Speed Up Your Server’s Response
This article is about page caching on a shared host, using W3 Total Cache. Other articles:
- Improving page load speed using W3 Total Cache, – minifying files;
- What the W3 Total Cache Browser Cache Setting do, and mean;
The trick is to “cache” each page. When your visitor requests a page, your webhost executes some code, e.g. get_header(), then transmits the file. Why not execute this code beforehand, store, i.e. cache, the result, and transmit the result when the visitor requests it.
Fig 1 – General Settings
Enable page cache in the General Settings tab. If your hosting is low cost, then your choice is either Disk:Basic and Disk: Enhanced. Disk: Enhanced, if available, is better.
I suspect Disk:Basic is worse, because W3Total Cache runs additional code that redirects the visitors request to the cached file. Disk: Enhanced is quicker, because W3Total Cache sets up the redirects in the wp-config file, which execute faster. However, some security plug-ins don’t give W3Total Cache permission to write code to the wp-config file.
This is all fine, if each page is static, e.g., doesn’t change every minute. W3Total Cache has more complex caching options, which you only get with expensive hosting services.
- Opcode Caches: When the visitor requests a page, the server first compiles the PHP script, then executes the compiled version. Finally it transmits the data. An Opcode cache stores the compiled PHP script, ready for immediate execution. The W3Total Cache page cache lists different types of opcode caches.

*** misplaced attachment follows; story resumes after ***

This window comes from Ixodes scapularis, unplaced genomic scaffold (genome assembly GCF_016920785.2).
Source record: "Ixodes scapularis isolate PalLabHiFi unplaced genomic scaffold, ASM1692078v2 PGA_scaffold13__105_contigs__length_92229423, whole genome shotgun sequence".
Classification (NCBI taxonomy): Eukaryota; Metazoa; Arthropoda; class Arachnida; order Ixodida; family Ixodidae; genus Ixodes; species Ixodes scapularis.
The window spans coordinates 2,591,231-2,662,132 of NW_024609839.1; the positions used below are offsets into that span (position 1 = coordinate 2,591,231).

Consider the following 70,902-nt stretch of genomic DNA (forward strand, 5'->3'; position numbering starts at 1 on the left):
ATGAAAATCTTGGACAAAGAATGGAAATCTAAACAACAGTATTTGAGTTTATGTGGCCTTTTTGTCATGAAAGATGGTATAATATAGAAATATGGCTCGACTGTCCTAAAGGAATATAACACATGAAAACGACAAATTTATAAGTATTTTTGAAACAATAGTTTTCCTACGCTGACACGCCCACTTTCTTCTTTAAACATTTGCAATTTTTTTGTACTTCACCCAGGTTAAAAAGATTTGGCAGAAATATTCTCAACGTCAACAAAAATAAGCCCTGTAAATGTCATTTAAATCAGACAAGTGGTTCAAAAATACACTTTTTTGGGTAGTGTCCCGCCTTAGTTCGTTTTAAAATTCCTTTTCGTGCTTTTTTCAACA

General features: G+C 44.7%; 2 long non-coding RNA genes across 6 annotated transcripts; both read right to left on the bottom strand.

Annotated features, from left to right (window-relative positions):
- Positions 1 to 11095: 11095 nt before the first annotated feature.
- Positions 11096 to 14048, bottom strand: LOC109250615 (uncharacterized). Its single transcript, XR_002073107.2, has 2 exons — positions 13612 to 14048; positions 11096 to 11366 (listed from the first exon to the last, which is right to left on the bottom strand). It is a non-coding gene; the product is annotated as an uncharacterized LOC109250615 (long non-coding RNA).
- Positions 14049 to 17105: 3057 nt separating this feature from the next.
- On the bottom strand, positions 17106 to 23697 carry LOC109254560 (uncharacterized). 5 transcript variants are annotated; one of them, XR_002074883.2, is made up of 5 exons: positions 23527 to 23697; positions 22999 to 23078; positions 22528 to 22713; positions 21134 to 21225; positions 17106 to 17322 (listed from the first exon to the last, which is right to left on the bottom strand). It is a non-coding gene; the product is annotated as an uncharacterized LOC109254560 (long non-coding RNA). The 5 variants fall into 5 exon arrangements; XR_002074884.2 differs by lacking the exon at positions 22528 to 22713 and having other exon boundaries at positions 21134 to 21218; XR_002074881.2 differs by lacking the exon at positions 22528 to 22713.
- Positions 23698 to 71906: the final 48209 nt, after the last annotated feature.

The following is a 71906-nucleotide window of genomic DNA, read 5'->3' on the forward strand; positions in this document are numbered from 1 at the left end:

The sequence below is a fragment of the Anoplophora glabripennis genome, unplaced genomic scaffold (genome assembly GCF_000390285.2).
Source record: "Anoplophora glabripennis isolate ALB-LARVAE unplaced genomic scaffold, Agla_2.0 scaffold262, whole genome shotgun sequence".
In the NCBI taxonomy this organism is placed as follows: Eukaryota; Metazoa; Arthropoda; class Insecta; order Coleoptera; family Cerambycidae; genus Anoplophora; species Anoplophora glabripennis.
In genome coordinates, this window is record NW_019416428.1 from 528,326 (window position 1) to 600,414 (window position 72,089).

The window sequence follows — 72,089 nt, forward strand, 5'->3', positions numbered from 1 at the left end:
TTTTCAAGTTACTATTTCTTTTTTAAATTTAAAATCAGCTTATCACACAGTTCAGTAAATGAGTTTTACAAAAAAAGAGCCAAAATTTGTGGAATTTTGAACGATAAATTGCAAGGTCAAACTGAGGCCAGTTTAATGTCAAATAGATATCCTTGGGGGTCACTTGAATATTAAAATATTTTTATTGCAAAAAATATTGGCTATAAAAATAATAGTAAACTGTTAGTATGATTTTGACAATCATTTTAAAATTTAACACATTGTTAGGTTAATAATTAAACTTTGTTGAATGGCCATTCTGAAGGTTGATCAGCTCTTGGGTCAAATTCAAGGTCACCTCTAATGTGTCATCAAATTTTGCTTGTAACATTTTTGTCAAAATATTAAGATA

- memCached: Instead of storing files on a hard disk which takes ages to access, why not store them in speedy RAM, which the server can quickly access.
Fig 2 – Page Cache Settings
Fig 2 shows the General settings within Page Cache. I can’t think of anything to explain here.
Fig 3 – Cache Preload
If you clear the page cache, the cache empties. So, the first visitor waits while W3 Total Cache re-builds the cache for page, before transmitting the page.
Automatically priming the page cache builds the page cache automatically. Some recommend an update interval that doesn’t fall on an hour, when the web-server might be running another task. Hence a figure like 908 seconds means W3 Total Cache creates a new page cache every 15 minutes. Since my pages don’t frequently change, I’ve set 4 hours: 14,409 seconds.
The Cache Preload wants a sitemap, and it is worthwhile preloading the cache when a post is published.
Fig 4 Advanced Settings
The plug-in author advises enabling Compatibility mode. It is supposed to enable additional functinality that improves interoperability with wordpress.
Garbage collection determines how often W3 Total Cache removed expired files. So the Garbage collection interval should be longer than the Page Cache Update Interval.However, as the notes say, the length of time that cached pages live is determined by the HTML Expires Header Lifetime in the browser cache settings. This suggests that the Cache Preload Update Interval and the Advanced Garbage Collection Interval should be similar amounts of time.